To ensure that patients' baseline health status did not influence results, the researchers assessed each patient's predicted surgical risk using a standardized risk scoring system called the Parsonnet risk score. This system is based on 19 factors known to be associated with death or other complications after heart surgery. The researchers found that regardless of the Parsonnet score, patients with heparin antibodies before surgery fared worse than patients without the antibodies.
More than 350,000 adult cardiac surgeries are performed in the United States each year. In this study, as many as13 percent of surgical patients were found to have heparin antibodies before undergoing surgery.
Slaughter says there is no simple solution to the problem. Several anti-clotting medications may provide an alternative to heparin, but they are not approved by the Food and Drug Administration for use during heart surgery. The safety of these alternative medications in the setting of complex heart surgery remains to be determined.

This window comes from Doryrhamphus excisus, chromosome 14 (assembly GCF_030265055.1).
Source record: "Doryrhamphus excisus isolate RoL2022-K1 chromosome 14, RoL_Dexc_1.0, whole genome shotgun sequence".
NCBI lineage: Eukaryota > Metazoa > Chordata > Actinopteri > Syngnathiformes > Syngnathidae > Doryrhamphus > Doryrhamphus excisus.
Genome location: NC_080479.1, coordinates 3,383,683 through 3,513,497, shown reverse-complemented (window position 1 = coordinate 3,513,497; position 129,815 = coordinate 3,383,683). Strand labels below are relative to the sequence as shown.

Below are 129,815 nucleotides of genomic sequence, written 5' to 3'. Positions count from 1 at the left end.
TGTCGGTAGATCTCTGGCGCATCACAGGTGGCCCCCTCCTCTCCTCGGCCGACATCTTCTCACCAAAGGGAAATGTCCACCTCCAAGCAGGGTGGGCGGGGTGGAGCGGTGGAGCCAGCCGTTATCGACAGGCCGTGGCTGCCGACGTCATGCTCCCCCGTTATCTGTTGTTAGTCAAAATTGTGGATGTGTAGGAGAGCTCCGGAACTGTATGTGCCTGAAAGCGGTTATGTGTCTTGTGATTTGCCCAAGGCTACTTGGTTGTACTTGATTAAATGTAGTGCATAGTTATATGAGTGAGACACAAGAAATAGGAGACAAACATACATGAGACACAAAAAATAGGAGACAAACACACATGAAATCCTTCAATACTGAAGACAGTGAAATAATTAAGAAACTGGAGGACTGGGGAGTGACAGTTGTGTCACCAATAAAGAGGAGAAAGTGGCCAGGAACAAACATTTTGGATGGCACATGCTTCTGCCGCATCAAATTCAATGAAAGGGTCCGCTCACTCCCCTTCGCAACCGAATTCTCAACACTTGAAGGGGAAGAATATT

Another option may be for patients with the antibodies to delay surgery until the antibody levels subside. However, in some cases this might require months and, in many cases, the severity of a patient's disease may not allow for safe delay of surgery.
"Researchers are at the cutting edge of learning about heparin antibodies and how they affect surgical outcomes," said Slaughter. "We need to understand more about mechanisms underlying the adverse effects of heparin antibodies and whether alternative anti-clotting medications will prove safer before informed recommendations can be made to patients and surgeons."